I’m embarrassed to say that this fact has only recently come to our attention, so I’m guessing it must be news to you too. Why did the UN decide the world needed a Television Day? Well, in its own words: Read more »
London has been balanced. Like a rhombus relieved of its worrying tilt to become a more stable square, the West of London now has a media hub to counter-balance the much-vaunted and invested-in East of the city where the Silicon Roundabout and Tech City reside.
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Unless you are a real ale brand, being labelled ‘traditional’ isn’t exactly flattering. Those media which can date their origins to before the birth of the internet are regularly put in the ‘traditional’ box and it’s always by way of a put-down. Yes, you would have found posters in Pompeii, but I’d call the format more classic than traditional – i.e. vital, relevant and with a strong future. The use of ‘traditional’ as far as TV is concerned is particularly inappropriate. Appearing barely 30 years before the internet, TV has never stopped evolving, taking advantage of every new technology that’s come along. In fact, in a matter of days, it will be technically impossible – strictly speaking – to watch ‘traditional’ TV when the analogue broadcast signal is switched off. Read more »
It would be just plain weird of Thinkbox if we didn’t write something about the Olympics and TV. It would also be disingenuous of us to pretend they were particularly wonderful for commercial TV – at least not directly.
The direct impact of the Olympics on commercial TV is plain for all to see: lower audiences and so less ad revenue. This was as inevitable as Sir Chris Hoy getting a gold medal, our football team going out on penalties, or me blubbing more or less constantly for 17 days. Read more »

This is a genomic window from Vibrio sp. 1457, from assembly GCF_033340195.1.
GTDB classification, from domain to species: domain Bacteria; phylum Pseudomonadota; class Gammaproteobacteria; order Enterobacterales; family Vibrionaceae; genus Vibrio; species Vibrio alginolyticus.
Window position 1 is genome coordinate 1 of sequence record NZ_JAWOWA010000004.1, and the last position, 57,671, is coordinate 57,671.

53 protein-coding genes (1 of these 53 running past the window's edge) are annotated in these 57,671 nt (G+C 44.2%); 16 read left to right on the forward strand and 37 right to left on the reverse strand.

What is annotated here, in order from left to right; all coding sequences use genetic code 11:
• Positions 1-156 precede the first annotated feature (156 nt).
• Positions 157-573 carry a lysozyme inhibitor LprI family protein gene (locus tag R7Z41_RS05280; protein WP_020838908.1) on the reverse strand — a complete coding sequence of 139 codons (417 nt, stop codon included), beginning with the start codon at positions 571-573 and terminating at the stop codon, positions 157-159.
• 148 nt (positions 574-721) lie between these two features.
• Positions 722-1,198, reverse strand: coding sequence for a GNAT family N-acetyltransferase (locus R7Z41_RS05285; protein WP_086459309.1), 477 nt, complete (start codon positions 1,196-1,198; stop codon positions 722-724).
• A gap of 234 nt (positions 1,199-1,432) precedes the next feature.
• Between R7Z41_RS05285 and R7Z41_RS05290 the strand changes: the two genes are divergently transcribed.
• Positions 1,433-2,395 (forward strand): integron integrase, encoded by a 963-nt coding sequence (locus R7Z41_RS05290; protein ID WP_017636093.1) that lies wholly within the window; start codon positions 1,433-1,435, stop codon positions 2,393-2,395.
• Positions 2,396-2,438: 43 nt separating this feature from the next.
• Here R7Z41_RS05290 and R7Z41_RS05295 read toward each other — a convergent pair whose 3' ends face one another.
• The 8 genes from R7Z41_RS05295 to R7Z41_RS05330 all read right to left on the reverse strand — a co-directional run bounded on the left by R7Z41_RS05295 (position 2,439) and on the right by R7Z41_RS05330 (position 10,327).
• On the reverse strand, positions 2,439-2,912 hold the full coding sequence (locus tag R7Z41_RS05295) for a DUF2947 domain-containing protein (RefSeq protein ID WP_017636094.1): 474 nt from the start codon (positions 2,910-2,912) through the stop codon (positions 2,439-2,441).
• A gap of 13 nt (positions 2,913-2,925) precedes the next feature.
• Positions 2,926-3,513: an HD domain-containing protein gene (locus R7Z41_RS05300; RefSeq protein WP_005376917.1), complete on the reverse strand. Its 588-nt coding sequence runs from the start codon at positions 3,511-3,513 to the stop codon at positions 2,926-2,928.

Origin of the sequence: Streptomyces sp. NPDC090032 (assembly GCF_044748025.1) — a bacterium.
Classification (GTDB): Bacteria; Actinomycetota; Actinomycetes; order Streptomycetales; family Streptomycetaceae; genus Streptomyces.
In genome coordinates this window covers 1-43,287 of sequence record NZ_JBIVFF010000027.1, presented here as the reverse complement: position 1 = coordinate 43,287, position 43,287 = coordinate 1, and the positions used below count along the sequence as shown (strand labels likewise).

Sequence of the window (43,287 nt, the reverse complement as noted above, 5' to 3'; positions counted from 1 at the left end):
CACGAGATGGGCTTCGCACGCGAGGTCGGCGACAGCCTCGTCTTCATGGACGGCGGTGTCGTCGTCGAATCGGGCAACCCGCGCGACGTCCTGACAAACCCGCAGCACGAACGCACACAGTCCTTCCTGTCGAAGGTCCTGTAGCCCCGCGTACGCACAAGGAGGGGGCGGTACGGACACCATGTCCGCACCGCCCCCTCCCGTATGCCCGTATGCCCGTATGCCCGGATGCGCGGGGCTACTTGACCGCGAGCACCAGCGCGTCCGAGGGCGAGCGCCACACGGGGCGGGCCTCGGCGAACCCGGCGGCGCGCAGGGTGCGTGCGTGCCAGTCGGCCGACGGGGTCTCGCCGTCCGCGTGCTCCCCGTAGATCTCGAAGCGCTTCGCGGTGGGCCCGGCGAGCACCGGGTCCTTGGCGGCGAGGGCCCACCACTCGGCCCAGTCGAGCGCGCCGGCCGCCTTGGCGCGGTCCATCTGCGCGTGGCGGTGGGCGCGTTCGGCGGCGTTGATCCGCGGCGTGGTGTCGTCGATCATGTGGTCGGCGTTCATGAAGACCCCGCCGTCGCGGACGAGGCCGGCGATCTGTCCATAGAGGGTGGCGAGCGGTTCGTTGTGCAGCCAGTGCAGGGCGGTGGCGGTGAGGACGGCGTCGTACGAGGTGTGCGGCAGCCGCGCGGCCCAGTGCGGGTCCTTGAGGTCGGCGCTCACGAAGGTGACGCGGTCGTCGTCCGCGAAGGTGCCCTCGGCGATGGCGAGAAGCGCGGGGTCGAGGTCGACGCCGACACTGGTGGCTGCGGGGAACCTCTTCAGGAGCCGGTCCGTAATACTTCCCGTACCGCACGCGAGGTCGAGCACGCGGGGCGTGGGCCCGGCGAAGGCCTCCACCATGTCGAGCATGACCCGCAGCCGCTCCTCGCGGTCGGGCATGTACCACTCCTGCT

I was driving past a primary school the other day and saw all the kids competing in their Olympics-themed sports day, their mums and dads looking on indulgently. Our village is staging its own Olympics-inspired event where the locals will be encouraged to attempt some sporting trial however laughable – and even life-threatening – those are likely to be.
But in two weeks we’ll all be able to watch the greatest athletes in the world show how all that long-jumping, volley-balling, rowing, cycling or synchronised swimming should really be done. And, having watched elite sportspeople for two weeks, many people will be fired up and start jogging or playing tennis regularly; some of the younger ones might even end up as Olympic athletes themselves in 2016 or 2020. Read more »
It’s been a good week for being proud. In addition to the Diamond Jubilee festivities and England’s victory over Belgium, our own celebration of excellence – the Thinkbox TV Planning Awards – took place last week. I couldn’t have been more proud of all 73 writers of the entries, the 20 short-listed papers (particularly the highly commended one), the 6 category winners and the ultimate Grand Prix winner. You can find out who they were and a little about their work here.